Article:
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Volume 3 Supplement 1

ESICM LIVES 2015

  • Poster presentation
  • Open Access

Improving intravenous drugs administration in ICU and reducing drug incompatibilities: a nurselead interdisciplinary program

  • 1,
  • 1,
  • 1,
  • 1,
  • 1,
  • 2,
  • 1,
  • 1 and
  • 1, 3
Intensive Care Medicine Experimental20153 (Suppl 1) :A720

https://doi.org/10.1186/2197-425X-3-S1-A720

  • Published:

Keywords

  • Nicardipine
  • Unfractioned Heparin
  • Drug Preparation
  • Multifaceted Intervention
  • Post Intervention Evaluation

Introduction

Many intravenous (IV) drugs are required for complex and polypathologic critically ill ICU patients management. ICU nurses are daily confronted with drugs preparation and administration (solvent type and volume, infusion rate). They also have to deal with drugs physiochemical incompatibilities (PCI), especially as various IV medications are delivered via a single catheter lumen. PCI may induce a loss of drug efficiency, catheter thrombosis and embolism. Data about drugs PCI in ICU are scarce (1).

Objectives

To assess nurses' knowledge about IV drugs administration and to evaluate drug incompatibilities before and after a multifaceted intervention.

Methods

Prospective monocentric interventional study conducted in a 18 bed ICU, divided in 2 phases.

Phase 1- survey of nursing practices by using:

a) semi-directive interviews targeting the whole nursing staff according to general daily practice,

b) direct observation of all patients lines and manifolds by two independent observers twice a week for 3 weeks, in order to unveil drug incompatibilities.

Multifaceted intervention resulted in: computerized prescription order entry (CPOE) update by nurses, pharmacists, and physicians; online course for nurses and physicians; posters; feedback and information to the entire ICU staff.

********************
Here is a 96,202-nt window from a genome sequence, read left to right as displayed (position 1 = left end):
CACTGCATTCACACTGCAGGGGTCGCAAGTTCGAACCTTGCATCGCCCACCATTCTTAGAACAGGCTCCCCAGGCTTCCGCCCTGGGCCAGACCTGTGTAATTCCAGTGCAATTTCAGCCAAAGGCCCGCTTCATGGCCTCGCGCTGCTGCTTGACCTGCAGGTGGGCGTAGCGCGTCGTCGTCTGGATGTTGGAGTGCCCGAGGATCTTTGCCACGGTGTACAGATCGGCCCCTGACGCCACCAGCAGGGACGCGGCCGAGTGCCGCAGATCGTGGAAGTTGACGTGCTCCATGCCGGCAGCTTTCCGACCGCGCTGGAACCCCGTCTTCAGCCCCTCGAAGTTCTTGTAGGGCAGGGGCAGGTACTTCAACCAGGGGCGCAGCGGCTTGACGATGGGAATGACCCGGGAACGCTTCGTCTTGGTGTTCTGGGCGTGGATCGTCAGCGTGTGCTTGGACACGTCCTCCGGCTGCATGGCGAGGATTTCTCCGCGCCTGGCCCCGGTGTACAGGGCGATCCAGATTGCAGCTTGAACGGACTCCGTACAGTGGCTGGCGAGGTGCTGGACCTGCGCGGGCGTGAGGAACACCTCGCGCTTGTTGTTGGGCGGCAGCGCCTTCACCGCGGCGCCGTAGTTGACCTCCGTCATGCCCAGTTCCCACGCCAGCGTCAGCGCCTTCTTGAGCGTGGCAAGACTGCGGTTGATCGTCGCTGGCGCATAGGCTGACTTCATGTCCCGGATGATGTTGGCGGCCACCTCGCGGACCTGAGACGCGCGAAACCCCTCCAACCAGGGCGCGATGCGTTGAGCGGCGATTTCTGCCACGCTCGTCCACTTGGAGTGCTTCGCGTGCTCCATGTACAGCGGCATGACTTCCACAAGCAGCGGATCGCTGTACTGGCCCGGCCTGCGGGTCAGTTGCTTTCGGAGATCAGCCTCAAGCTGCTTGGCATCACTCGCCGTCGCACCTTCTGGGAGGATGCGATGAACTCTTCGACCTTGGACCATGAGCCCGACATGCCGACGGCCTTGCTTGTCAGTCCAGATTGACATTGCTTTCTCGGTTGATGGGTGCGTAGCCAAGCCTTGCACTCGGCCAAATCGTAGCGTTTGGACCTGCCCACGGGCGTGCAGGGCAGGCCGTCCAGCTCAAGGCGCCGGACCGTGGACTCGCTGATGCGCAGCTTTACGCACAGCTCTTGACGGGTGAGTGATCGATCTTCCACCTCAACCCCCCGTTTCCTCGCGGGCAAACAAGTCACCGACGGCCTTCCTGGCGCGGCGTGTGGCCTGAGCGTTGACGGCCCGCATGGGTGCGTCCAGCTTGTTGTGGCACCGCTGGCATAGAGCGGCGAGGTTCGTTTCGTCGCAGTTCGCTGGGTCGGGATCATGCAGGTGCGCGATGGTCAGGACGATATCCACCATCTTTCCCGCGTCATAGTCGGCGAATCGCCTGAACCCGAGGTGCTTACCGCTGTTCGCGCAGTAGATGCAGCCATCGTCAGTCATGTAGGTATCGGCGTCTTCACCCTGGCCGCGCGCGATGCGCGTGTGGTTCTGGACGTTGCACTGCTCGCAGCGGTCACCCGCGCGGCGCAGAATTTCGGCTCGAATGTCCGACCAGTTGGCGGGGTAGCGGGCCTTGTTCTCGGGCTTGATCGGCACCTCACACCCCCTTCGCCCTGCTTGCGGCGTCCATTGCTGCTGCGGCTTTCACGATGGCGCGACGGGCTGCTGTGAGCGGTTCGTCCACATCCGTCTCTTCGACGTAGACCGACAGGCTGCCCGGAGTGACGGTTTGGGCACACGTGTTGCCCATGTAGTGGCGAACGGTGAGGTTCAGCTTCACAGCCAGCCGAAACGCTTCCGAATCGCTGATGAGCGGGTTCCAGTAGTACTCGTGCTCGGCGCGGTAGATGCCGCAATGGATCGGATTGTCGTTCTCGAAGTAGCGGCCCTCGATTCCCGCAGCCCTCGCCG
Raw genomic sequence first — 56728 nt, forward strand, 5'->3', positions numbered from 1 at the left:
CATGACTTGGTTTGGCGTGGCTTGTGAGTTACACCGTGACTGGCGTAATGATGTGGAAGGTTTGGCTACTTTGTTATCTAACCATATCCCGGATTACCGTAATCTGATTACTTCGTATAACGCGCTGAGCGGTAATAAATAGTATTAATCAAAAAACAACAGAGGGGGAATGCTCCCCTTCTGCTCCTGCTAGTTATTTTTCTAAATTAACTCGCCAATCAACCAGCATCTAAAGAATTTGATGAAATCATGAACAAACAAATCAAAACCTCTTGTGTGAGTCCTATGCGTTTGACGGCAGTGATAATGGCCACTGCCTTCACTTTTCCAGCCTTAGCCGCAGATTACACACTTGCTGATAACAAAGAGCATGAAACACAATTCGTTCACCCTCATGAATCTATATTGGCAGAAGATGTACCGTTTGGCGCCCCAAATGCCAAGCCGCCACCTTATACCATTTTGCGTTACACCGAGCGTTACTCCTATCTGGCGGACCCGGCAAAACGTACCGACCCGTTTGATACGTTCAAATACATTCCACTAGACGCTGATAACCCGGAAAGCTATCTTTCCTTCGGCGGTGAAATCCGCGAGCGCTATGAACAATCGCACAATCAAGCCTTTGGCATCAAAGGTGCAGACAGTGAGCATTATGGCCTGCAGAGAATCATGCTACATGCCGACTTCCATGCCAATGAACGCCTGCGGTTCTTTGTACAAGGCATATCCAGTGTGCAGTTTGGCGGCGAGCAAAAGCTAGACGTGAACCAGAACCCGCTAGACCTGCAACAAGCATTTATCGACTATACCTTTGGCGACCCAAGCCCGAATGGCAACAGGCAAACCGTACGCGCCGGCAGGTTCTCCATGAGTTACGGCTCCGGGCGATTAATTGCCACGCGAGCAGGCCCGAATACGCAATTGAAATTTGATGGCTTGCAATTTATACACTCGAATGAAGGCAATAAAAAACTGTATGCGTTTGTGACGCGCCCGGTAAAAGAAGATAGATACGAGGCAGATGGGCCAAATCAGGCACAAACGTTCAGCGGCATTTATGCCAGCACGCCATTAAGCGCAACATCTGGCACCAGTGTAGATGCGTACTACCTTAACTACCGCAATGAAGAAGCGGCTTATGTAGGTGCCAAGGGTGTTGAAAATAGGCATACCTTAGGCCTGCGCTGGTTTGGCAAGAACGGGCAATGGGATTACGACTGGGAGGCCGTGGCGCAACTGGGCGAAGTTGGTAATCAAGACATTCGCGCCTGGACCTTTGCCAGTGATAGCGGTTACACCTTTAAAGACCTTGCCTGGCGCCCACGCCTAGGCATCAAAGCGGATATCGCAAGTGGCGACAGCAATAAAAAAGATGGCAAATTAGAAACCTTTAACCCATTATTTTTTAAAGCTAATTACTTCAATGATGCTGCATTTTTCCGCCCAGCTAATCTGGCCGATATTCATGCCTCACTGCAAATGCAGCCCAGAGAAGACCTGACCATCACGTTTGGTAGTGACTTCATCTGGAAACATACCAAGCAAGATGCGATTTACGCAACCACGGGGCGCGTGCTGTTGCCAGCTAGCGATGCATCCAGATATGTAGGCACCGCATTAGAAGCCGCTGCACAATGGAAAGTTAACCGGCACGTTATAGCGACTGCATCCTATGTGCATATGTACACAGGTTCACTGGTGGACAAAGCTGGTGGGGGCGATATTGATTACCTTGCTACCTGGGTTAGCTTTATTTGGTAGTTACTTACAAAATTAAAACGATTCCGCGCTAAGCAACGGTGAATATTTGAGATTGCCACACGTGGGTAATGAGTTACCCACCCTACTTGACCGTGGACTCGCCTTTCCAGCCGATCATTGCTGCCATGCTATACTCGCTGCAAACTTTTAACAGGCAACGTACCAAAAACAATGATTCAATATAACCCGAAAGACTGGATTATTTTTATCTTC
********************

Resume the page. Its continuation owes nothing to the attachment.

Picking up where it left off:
Phase 2: Post intervention evaluation using the same tools as phase 1 (semi directive interviews and direct observations).

Results

48 nurses (98% of nurse's team) reported their practices in phase 1 and 2. 56 patients (121 observations, 1072 medications) vs 39 patients (120 observations, 1174 medications) were observed during phase 1 and phase 2 respectively. 89% of the staff (nurses and physicians) attended the online course. Medications involved in PCI showed different pattern before (antibiotics, nicardipine, unfractioned heparin) and after (sedatives /curares, parenteral nutrition, unfractioned heparin) intervention. In phase 1, patients had 2,7 IV lumen on average, and 3,2 in phase 2. PCI still occurred despite preventive measures (at least one drug PCI in 20% of the observation in phase 1 vs 22% in phase 2). Typology of patients, high nurses turnover, restricted number for IV access may have been limiting factors. Nevertheless, standardization of drugs preparation and educational tool improved nurses' knowledge and developed a real team awareness about drugs PCI.

Conclusion

Drug incompatibilities are common in ICU and mainly occur with drugs used daily. ICU patient's typology and the high number of IV medications are limiting for strict application of pharmaceutical recommendations. Managing incompatibilities of IV drugs for these patients is challenging. Further study aiming to test the impact of 4 lumen catheters, (in association with a multifaceted program), in reducing drug PCI is on going.

Authors’ Affiliations

(1)
CHU Grenoble, Reanimation Medicale, Grenoble, France
(2)
CHU Grenoble, Pharmacie, Grenoble, France
(3)
Université Grenoble-Alpes, Inserm U1039, Laboratoire des Radiopharmaceutiques Biocliniques, Grenoble, France

References

  1. Bertsche T, et all: Prevention of intravenous drug incompatibilies in an Intensive Care Units. A J Health Syst Pharm. 2008Google Scholar

Copyright

© Lagabrielle et al.; 2015

This article is published under license to BioMed Central Ltd. This is an Open Access article distributed under the terms of the Creative Commons Attribution License (http://creativecommons.org/licenses/by/4.0), which permits unrestricted use, distribution, and reproduction in any medium, provided the original work is properly cited.

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